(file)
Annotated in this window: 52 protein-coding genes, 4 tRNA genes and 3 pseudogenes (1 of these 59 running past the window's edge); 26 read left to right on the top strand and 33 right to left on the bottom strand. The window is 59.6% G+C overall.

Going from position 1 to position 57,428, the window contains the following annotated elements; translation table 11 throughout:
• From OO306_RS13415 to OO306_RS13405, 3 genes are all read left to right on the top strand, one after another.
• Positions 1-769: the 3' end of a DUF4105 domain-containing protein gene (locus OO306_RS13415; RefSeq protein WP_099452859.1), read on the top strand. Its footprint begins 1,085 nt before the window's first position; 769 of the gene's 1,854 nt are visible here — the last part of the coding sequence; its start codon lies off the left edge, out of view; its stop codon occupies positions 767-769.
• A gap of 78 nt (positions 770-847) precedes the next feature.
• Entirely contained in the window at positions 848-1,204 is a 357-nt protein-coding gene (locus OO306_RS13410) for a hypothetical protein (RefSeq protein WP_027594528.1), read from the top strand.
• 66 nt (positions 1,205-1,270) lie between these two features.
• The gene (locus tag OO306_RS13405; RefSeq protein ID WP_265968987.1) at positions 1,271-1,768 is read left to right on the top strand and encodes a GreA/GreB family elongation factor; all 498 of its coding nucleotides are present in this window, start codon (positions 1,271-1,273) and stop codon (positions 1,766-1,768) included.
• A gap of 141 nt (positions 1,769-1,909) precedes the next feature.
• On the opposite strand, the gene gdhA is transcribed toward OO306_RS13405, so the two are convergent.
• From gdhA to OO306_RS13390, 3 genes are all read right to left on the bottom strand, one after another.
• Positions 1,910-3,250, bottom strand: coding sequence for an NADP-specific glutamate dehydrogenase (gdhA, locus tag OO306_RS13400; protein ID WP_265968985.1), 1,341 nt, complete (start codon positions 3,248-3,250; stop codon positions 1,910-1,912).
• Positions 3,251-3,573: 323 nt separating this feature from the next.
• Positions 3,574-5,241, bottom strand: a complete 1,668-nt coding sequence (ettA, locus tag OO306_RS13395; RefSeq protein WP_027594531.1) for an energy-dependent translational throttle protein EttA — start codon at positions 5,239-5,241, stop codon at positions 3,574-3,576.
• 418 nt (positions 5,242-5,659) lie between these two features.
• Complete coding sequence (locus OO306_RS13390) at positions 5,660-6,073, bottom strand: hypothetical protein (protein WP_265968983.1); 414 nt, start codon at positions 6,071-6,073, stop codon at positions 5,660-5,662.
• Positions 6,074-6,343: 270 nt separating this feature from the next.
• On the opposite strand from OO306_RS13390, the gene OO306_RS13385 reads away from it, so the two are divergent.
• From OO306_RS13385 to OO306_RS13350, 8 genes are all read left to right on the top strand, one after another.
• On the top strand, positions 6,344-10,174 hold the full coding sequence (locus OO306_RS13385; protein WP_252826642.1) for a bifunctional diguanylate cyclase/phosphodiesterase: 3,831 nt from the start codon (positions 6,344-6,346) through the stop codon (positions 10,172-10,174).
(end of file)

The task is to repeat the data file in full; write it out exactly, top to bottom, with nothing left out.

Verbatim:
Annotated in this window: 52 protein-coding genes, 4 tRNA genes and 3 pseudogenes (1 of these 59 running past the window's edge); 26 read left to right on the top strand and 33 right to left on the bottom strand. The window is 59.6% G+C overall.

Going from position 1 to position 57,428, the window contains the following annotated elements; translation table 11 throughout:
• From OO306_RS13415 to OO306_RS13405, 3 genes are all read left to right on the top strand, one after another.
• Positions 1-769: the 3' end of a DUF4105 domain-containing protein gene (locus OO306_RS13415; RefSeq protein WP_099452859.1), read on the top strand. Its footprint begins 1,085 nt before the window's first position; 769 of the gene's 1,854 nt are visible here — the last part of the coding sequence; its start codon lies off the left edge, out of view; its stop codon occupies positions 767-769.
• A gap of 78 nt (positions 770-847) precedes the next feature.
• Entirely contained in the window at positions 848-1,204 is a 357-nt protein-coding gene (locus OO306_RS13410) for a hypothetical protein (RefSeq protein WP_027594528.1), read from the top strand.
• 66 nt (positions 1,205-1,270) lie between these two features.
• The gene (locus tag OO306_RS13405; RefSeq protein ID WP_265968987.1) at positions 1,271-1,768 is read left to right on the top strand and encodes a GreA/GreB family elongation factor; all 498 of its coding nucleotides are present in this window, start codon (positions 1,271-1,273) and stop codon (positions 1,766-1,768) included.
• A gap of 141 nt (positions 1,769-1,909) precedes the next feature.
• On the opposite strand, the gene gdhA is transcribed toward OO306_RS13405, so the two are convergent.
• From gdhA to OO306_RS13390, 3 genes are all read right to left on the bottom strand, one after another.
• Positions 1,910-3,250, bottom strand: coding sequence for an NADP-specific glutamate dehydrogenase (gdhA, locus tag OO306_RS13400; protein ID WP_265968985.1), 1,341 nt, complete (start codon positions 3,248-3,250; stop codon positions 1,910-1,912).
• Positions 3,251-3,573: 323 nt separating this feature from the next.
• Positions 3,574-5,241, bottom strand: a complete 1,668-nt coding sequence (ettA, locus tag OO306_RS13395; RefSeq protein WP_027594531.1) for an energy-dependent translational throttle protein EttA — start codon at positions 5,239-5,241, stop codon at positions 3,574-3,576.
• 418 nt (positions 5,242-5,659) lie between these two features.
• Complete coding sequence (locus OO306_RS13390) at positions 5,660-6,073, bottom strand: hypothetical protein (protein WP_265968983.1); 414 nt, start codon at positions 6,071-6,073, stop codon at positions 5,660-5,662.
• Positions 6,074-6,343: 270 nt separating this feature from the next.
• On the opposite strand from OO306_RS13390, the gene OO306_RS13385 reads away from it, so the two are divergent.
• From OO306_RS13385 to OO306_RS13350, 8 genes are all read left to right on the top strand, one after another.
• On the top strand, positions 6,344-10,174 hold the full coding sequence (locus OO306_RS13385; protein WP_252826642.1) for a bifunctional diguanylate cyclase/phosphodiesterase: 3,831 nt from the start codon (positions 6,344-6,346) through the stop codon (positions 10,172-10,174).